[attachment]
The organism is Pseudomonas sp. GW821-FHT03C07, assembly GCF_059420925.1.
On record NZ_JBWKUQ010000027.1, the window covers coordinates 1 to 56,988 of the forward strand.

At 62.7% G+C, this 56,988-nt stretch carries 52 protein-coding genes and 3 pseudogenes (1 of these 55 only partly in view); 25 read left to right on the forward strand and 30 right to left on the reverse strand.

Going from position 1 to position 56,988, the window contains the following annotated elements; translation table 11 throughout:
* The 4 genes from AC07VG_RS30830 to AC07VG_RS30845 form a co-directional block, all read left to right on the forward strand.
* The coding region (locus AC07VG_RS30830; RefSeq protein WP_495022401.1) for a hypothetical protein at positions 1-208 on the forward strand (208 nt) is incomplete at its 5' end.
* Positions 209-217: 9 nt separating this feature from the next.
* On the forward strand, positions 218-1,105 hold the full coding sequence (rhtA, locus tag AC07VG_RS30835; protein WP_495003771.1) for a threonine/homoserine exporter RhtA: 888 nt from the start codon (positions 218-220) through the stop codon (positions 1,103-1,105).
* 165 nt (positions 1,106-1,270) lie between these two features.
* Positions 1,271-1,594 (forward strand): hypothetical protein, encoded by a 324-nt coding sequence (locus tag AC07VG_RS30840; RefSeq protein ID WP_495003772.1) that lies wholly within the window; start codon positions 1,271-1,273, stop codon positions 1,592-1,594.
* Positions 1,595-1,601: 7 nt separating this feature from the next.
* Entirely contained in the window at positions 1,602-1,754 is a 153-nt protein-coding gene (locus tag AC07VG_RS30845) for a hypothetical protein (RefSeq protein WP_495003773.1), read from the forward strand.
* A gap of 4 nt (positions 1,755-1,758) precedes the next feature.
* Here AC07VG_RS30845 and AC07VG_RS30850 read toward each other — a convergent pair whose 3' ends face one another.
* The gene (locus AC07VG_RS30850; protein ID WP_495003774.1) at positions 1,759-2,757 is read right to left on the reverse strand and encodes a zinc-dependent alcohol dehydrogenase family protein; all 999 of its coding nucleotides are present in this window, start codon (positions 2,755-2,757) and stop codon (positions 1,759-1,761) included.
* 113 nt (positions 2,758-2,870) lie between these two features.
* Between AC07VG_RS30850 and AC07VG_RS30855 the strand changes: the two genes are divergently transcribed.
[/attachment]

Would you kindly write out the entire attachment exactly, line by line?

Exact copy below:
The organism is Pseudomonas sp. GW821-FHT03C07, assembly GCF_059420925.1.
On record NZ_JBWKUQ010000027.1, the window covers coordinates 1 to 56,988 of the forward strand.

At 62.7% G+C, this 56,988-nt stretch carries 52 protein-coding genes and 3 pseudogenes (1 of these 55 only partly in view); 25 read left to right on the forward strand and 30 right to left on the reverse strand.

Going from position 1 to position 56,988, the window contains the following annotated elements; translation table 11 throughout:
* The 4 genes from AC07VG_RS30830 to AC07VG_RS30845 form a co-directional block, all read left to right on the forward strand.
* The coding region (locus AC07VG_RS30830; RefSeq protein WP_495022401.1) for a hypothetical protein at positions 1-208 on the forward strand (208 nt) is incomplete at its 5' end.
* Positions 209-217: 9 nt separating this feature from the next.
* On the forward strand, positions 218-1,105 hold the full coding sequence (rhtA, locus tag AC07VG_RS30835; protein WP_495003771.1) for a threonine/homoserine exporter RhtA: 888 nt from the start codon (positions 218-220) through the stop codon (positions 1,103-1,105).
* 165 nt (positions 1,106-1,270) lie between these two features.
* Positions 1,271-1,594 (forward strand): hypothetical protein, encoded by a 324-nt coding sequence (locus tag AC07VG_RS30840; RefSeq protein ID WP_495003772.1) that lies wholly within the window; start codon positions 1,271-1,273, stop codon positions 1,592-1,594.
* Positions 1,595-1,601: 7 nt separating this feature from the next.
* Entirely contained in the window at positions 1,602-1,754 is a 153-nt protein-coding gene (locus tag AC07VG_RS30845) for a hypothetical protein (RefSeq protein WP_495003773.1), read from the forward strand.
* A gap of 4 nt (positions 1,755-1,758) precedes the next feature.
* Here AC07VG_RS30845 and AC07VG_RS30850 read toward each other — a convergent pair whose 3' ends face one another.
* The gene (locus AC07VG_RS30850; protein ID WP_495003774.1) at positions 1,759-2,757 is read right to left on the reverse strand and encodes a zinc-dependent alcohol dehydrogenase family protein; all 999 of its coding nucleotides are present in this window, start codon (positions 2,755-2,757) and stop codon (positions 1,759-1,761) included.
* 113 nt (positions 2,758-2,870) lie between these two features.
* Between AC07VG_RS30850 and AC07VG_RS30855 the strand changes: the two genes are divergently transcribed.